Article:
The traditional fashion industry is one of the worst enemies of the environment, even though nowadays brands are more eco-aware than in the past. Major brands have always exploited both child labor and the environment by sourcing their raw materials from developing nations, particularly in Asia.
The reason being primarily the cheap cost, which is due to the lack of humanitarian and environmental regulations in place. So raw materials are extracted with no regard to the environment by overharvesting and the harsh chemical processing that happens at factories where dye is applied to the cloth.
Nikolina Jeric, Founder 2Date4Love.com
5. Clothes Are Made With Excessive Amount of Water and Materials That Aren’t Biodegradable
The fashion industry is now heavily characterized by ‘fast fashion’ brands, which use a lot of synthetic materials and water to create clothes that are meant to degrade in a faster manner. Not only are these clothes made in a manner that uses a large amount of water, but they are also made using such materials that take extremely long to break down.
This means that the more people buy these clothes, the more people will throw them away (and faster too!) so that they will be thrown in landfills by the thousands, where they will remain for hundreds and hundreds of years before they finally break down.
Marilyn Gaskell, Founder of TruePeopleSearch
6. Massive Dumping of Synthetic Clothing Materials in Landfills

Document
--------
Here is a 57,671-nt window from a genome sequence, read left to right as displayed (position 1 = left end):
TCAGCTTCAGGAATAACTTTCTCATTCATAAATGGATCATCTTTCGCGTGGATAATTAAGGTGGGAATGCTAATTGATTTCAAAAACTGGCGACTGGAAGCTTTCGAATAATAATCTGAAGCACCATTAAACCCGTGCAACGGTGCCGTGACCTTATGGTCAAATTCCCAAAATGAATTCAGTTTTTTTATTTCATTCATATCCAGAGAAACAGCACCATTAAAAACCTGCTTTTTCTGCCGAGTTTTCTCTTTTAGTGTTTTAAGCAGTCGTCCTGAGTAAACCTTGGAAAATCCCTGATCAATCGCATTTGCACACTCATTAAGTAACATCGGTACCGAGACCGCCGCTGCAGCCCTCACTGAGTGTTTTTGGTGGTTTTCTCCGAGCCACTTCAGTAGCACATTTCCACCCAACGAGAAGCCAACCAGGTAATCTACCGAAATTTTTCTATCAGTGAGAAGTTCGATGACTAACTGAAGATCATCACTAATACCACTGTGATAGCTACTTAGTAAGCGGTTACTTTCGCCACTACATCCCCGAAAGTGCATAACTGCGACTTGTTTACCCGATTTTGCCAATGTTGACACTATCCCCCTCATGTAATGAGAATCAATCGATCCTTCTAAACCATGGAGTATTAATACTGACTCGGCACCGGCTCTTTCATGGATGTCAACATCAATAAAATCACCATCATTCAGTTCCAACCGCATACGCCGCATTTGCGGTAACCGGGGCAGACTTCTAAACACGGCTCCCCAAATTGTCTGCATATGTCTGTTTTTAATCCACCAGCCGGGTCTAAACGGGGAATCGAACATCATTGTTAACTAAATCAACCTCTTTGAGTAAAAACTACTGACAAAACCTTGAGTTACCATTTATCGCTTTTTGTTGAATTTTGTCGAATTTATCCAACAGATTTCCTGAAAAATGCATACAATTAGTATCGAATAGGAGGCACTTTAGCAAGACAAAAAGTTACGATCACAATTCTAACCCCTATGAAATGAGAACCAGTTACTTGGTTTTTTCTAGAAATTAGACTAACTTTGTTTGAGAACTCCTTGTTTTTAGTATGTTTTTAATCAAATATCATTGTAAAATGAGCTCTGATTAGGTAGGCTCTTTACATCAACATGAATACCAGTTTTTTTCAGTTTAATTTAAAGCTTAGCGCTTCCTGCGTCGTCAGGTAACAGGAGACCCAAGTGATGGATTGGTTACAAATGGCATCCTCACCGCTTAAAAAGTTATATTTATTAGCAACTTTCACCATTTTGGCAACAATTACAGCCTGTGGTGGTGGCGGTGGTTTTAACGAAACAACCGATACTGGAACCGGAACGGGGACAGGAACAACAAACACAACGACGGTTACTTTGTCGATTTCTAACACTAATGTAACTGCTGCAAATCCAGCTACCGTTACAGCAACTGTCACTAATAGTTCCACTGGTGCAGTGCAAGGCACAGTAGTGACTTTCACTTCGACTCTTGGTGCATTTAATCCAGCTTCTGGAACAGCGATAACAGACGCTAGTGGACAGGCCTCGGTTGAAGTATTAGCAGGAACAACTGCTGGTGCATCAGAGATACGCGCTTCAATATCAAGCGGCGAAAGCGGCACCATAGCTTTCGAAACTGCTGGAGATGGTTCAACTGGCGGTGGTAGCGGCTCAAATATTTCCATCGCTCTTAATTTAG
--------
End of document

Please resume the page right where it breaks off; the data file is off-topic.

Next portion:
The fashion industry is one of the biggest polluters and contributors to climate change – from microplastics to water consumption and greenhouse gas emissions, the whole industry is creating an unregulated impact on our planet. But the culture of over-consumption is the driving force behind the industry’s impact; there is a complete disconnect between the value put on fashion products, from the cost to make them, to the selling price and duration they should last.
This culture has created an industry that’s responsible for 10% of humanity’s carbon emissions. According to the Ellen MacArthur Foundation, this could rise to 26%by 2050 but has also created a textile-waste crisis where £140m worth of clothing gets sent to landfills each year in the UK. Most of these garments are made from cheaper synthetic materials that do not biodegrade and will be with us for decades to come.
If we want to have a chance to reverse climate change, the industry has to change from the take – make – dispose linear model to a circular solution where we maximize the resources we use and the lifespan of the products we create. As a business, we want to be part of that change and are creating garments with their end of life in mind so that we can create a better system with less environmental impact.Carrie Davies, Founder & CEO of ONE Essentials; Everyday Essentials for Everyday Radicals
Brian formed EHRCWeb alongside Cynthia after working for two decades alongside international institutions for humanitarian aids and other efforts worldwide, may it be catastrophes made by men or nature. Brian built EHRCWeb with the hopes of bringing more cultural diversity across the internet.
He primarily writes amazing stories about cultures and shares different ideals with our readers through his stories. He believes that people empowerment is important especially during these trying times.